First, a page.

Author Topic: Apertus MLV Format Discussion  (Read 3978 times)

ilia3101

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Apertus MLV Format Discussion
« on: September 12, 2019, 03:34:37 AM »
As we know, the Apertus project will be making some improvements and extensions to the MLV format. To add features such as support for non linear raw data for example...

So this can be the place where Apertus and Magic Lantern can discuss any changes that will be made to the MLV format. Anyone can contribute or just follow the discussion.

I was talking to Fares on the Apertus Telegram group and we decided it is a good time to start a thread.

Quote from Fares:
Quote
we need to spend quality time with ML community and Axiom community to build next version of MLV to be generic as possible while maintaining the goal of the format -to be very computationally friendly on the camera side-

Luther

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Re: Apertus MLV Format Discussion
« Reply #1 on: September 12, 2019, 04:34:50 AM »
Apertus has some freedoms ML doesn't have. For example, using Zstandard instead of LJ92 could possibly offer smaller sizes, but would require FPGA programming, which ML can't do. Or expansion of the metadata to include more accurate color related informations (spectral data, for example). Or add Cooke /i metadata for cinema lenses.
So in order to maintain compatibility, Apertus will have to be limited to what Canon cameras can do. I don't think this is a wise step, as Apertus can go much further/better due to the nature of not being limited by any company/hardware...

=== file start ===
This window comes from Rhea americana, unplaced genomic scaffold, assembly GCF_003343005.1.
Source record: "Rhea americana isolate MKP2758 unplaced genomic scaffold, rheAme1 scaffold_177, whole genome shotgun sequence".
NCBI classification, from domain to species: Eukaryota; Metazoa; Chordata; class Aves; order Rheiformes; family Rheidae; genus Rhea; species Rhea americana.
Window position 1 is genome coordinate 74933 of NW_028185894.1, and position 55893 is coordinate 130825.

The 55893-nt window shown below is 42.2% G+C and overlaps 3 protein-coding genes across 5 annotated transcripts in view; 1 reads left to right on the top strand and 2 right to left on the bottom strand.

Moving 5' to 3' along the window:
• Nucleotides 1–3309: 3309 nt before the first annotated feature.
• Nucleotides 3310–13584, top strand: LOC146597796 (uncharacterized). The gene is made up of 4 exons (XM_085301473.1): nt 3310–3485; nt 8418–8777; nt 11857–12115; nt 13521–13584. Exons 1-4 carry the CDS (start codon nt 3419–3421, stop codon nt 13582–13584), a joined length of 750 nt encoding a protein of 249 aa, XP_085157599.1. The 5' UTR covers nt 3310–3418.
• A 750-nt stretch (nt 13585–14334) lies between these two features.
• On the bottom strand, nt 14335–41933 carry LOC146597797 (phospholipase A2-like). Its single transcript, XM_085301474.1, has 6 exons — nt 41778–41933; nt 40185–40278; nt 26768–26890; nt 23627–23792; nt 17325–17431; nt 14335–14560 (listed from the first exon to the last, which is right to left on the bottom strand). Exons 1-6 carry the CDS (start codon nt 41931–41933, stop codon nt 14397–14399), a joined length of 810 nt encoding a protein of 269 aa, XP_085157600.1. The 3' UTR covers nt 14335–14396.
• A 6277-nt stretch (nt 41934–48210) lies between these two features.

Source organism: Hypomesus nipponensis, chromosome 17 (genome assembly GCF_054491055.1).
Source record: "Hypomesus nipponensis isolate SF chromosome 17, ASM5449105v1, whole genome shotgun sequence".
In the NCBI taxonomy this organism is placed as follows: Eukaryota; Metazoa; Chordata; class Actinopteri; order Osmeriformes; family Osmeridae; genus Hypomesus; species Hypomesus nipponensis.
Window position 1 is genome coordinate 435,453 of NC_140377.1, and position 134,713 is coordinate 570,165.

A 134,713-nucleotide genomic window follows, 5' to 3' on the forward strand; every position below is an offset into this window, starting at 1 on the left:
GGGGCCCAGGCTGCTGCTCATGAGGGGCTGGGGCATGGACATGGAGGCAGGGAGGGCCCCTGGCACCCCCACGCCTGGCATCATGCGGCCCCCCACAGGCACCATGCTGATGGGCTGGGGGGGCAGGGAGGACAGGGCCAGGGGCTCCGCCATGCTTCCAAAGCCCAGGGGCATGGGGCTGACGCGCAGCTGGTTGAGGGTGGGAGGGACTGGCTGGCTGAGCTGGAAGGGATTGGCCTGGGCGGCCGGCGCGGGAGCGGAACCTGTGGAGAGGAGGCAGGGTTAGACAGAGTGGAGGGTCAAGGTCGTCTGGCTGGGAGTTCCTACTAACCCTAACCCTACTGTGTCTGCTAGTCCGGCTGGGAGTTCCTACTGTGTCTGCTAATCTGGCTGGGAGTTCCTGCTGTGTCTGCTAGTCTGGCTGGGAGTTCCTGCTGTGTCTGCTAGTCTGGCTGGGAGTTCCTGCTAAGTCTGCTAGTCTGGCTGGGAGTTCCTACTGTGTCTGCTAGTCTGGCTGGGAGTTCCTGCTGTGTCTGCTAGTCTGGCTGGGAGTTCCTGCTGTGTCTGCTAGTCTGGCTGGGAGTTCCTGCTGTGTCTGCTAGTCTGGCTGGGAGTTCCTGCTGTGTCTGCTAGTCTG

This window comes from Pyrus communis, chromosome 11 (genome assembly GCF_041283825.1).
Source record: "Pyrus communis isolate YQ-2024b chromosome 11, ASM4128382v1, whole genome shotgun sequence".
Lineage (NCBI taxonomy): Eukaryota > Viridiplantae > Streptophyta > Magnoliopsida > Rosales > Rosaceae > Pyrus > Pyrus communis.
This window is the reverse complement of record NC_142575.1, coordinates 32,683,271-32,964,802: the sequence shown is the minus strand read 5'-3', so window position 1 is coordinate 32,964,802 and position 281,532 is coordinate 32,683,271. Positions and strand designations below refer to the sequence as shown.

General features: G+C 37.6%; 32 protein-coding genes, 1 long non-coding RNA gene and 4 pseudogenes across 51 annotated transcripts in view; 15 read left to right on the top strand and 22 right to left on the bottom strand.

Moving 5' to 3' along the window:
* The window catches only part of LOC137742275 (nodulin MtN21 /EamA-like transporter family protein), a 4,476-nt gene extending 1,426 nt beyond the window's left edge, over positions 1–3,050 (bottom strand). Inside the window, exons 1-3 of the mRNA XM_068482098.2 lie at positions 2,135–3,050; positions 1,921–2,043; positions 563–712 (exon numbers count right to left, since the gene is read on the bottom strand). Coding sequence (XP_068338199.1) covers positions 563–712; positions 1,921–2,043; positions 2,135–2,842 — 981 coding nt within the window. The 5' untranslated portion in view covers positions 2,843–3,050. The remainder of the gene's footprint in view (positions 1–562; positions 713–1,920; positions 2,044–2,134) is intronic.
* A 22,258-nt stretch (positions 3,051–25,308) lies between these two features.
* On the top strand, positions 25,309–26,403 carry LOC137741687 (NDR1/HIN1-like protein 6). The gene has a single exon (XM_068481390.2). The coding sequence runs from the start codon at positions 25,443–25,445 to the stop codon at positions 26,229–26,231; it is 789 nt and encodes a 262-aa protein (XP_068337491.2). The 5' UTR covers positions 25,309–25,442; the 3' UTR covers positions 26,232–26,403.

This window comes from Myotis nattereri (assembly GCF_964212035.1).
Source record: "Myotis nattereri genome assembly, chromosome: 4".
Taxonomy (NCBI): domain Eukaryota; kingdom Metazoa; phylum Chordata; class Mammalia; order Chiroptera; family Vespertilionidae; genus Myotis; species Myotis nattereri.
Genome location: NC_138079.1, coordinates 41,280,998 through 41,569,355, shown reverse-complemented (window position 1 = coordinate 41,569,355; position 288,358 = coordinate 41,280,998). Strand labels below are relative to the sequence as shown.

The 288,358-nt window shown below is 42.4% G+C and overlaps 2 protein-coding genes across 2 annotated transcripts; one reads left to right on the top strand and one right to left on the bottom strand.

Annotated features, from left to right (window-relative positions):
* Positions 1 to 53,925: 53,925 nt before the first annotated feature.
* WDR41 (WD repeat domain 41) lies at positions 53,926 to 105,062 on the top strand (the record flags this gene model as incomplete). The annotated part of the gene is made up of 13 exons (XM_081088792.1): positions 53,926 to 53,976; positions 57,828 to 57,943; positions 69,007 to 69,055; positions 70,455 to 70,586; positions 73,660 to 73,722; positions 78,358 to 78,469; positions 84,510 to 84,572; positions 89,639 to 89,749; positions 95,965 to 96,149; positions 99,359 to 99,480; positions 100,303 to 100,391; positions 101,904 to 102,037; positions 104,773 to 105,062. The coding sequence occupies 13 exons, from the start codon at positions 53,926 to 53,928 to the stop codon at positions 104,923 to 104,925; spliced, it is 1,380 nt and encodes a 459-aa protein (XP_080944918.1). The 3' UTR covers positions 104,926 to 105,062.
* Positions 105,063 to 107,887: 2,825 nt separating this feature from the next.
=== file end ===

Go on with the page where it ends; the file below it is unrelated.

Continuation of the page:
ilia3101

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Re: Apertus MLV Format Discussion
« Reply #2 on: September 12, 2019, 01:23:52 PM »
They are going to use LJ92. But I think it's ok to add stuff canon cameras can't do, as long as it stays optional. For example, the Axiom sensor can shoot non linear raw for extended dynamic range, and for that they want to add a block to describe the curve.

Or expansion of the metadata to include more accurate color related informations (spectral data, for example).

You have read my mind! This was actually going to be one of my main suggestions, I want expanded colour metadata. The current raw_info structure only has space for one camera matrix. I want there to be a better way of adding colour data like matrices, as well as a way to include spectral data for the sensor (optionally of course).

Fares Mehanna

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Re: Apertus MLV Format Discussion
« Reply #3 on: September 13, 2019, 04:23:23 PM »